Although we build on and want to contribute to de Graaf et al.’s theorizing project, we want to stress that by turning to theory, we do not just mean turning to established theoretical approaches and incorporating these into the study of corruption, seemingly as fetishes or ‘full bodies’ (Badiou, 2009). In the end, that is where de Graaf et al. end up; they turn to rather well-established theoretical frameworks for studying corruption, such as Weber, structural-functionalist perspectives, and institutional economics. In addition to the use of established theory, this special issue calls for the application of novel theories to understand corruption. Thus, the contributions in our special issue are linked to the ideas of de Graaf et al., but are attempting to elaborate further and to engage creatively with the prospect of turning towards new pathways in the maze of theorizing.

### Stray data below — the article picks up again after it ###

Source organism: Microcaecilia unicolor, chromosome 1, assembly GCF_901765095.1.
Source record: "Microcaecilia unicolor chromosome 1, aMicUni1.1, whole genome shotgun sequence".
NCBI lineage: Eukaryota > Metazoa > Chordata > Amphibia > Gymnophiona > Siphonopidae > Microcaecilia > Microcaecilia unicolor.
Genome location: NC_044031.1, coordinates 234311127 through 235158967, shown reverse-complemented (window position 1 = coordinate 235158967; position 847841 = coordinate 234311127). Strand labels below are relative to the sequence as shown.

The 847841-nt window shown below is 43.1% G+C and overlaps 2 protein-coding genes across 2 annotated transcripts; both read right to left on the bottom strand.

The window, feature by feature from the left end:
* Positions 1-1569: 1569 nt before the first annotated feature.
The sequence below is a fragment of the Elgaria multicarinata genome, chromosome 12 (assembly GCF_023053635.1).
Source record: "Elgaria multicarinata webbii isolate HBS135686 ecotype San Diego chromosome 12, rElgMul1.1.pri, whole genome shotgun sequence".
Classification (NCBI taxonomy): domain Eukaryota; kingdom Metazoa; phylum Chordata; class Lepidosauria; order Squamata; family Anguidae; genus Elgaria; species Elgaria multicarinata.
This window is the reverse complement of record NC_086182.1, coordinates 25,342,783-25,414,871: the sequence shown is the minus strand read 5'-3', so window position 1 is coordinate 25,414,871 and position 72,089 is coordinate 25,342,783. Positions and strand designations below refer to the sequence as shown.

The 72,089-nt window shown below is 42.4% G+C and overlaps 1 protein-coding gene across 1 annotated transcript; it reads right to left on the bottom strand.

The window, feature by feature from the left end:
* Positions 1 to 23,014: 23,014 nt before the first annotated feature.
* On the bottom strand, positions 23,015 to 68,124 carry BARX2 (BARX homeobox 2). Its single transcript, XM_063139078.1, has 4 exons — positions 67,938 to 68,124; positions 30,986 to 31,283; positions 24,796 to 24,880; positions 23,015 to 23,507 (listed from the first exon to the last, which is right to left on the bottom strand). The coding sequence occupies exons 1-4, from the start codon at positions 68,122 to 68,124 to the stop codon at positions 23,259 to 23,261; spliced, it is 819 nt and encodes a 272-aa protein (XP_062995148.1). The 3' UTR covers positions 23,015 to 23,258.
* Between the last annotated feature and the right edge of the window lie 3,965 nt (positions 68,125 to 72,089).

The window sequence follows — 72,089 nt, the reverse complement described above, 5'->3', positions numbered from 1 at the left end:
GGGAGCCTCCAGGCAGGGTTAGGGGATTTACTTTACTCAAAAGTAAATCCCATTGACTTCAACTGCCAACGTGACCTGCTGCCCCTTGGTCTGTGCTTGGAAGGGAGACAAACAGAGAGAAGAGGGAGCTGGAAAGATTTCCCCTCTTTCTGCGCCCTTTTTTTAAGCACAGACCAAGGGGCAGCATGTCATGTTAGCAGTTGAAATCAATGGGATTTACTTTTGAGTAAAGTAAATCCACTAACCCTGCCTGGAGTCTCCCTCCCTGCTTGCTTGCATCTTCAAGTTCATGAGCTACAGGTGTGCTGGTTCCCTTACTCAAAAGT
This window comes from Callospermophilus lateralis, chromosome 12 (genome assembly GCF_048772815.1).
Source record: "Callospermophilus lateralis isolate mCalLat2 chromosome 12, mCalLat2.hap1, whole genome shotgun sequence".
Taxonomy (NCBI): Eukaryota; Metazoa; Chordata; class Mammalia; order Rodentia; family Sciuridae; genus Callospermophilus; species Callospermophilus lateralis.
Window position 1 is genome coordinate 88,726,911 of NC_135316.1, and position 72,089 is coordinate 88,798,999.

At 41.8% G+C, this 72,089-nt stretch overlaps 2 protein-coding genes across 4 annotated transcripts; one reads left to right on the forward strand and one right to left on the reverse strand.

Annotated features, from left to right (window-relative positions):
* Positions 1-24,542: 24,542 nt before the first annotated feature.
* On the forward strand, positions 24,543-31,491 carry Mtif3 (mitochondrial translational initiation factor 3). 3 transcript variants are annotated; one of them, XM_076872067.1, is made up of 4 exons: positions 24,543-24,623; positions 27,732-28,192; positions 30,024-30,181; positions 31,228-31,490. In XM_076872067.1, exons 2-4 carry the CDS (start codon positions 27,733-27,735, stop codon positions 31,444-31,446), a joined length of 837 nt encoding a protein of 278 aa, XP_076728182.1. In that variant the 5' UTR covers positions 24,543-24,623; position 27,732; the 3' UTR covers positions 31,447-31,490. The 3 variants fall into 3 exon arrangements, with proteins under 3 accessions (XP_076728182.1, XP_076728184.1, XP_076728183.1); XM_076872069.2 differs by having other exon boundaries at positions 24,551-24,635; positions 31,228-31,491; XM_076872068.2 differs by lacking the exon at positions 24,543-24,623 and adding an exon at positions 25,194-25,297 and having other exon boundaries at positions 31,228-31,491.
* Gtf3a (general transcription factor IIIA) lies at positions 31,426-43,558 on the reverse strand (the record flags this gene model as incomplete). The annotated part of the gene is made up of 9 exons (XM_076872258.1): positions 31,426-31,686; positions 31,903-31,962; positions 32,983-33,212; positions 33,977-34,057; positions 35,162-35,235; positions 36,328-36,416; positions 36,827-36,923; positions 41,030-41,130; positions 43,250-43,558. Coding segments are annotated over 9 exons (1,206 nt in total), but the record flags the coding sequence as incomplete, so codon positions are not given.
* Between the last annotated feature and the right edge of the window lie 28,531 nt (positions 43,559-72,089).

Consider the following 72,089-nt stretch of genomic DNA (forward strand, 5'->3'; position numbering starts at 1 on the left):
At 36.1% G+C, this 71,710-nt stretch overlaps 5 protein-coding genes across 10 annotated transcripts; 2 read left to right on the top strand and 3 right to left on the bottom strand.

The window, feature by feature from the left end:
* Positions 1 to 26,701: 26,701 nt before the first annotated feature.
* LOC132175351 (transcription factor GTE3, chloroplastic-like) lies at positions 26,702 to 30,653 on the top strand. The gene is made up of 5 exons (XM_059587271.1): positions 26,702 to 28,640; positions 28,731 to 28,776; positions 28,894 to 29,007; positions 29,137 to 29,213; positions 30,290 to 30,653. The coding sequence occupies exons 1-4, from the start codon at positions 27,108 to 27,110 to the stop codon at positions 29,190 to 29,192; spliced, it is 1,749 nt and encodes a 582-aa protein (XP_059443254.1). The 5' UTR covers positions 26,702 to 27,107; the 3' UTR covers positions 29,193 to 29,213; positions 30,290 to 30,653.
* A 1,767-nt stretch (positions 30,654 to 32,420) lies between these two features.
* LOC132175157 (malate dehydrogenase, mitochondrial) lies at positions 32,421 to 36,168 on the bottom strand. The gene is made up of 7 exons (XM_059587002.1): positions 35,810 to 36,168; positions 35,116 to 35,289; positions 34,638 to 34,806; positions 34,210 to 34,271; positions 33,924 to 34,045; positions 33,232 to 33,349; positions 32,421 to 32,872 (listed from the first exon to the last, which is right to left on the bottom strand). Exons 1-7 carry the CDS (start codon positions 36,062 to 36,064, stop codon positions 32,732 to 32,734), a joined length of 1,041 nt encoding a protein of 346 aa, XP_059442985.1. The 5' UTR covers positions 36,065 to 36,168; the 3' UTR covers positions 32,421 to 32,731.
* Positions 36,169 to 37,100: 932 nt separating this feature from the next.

While the state and its bureaucrats are major players in the reform-era economy, new interests and concentrations of economic have been created, without legitimate channels between administrators and entrepreneurs.  A lack of regulation and supervision has meant these roles are not clearly demarcated (Lü Xiaobo in his text titles one section "From Apparatchiks to Entrepreneurchiks").  Illicit guandao enterprises formed by networks of bureaucrats and entrepreneurs are allowed to grow, operating behind a facade of a government agency or state-owned enterprise, in a realm neither fully public nor private.  More recently, Ben Hillman has shown how official corruption is facilitated by intrastate patronage networks. According to Hillman, patronage networks 'grease the wheels' of a dysfunctional bureaucracy while simultaneously extracting spoils for the private benefit of their members. Patronage networks also protect transgressors from intrusion by the Party-state's disciplinary agencies. Hillman's study of patronage networks helps to explain how corruption and economic development have been able to coexist in China.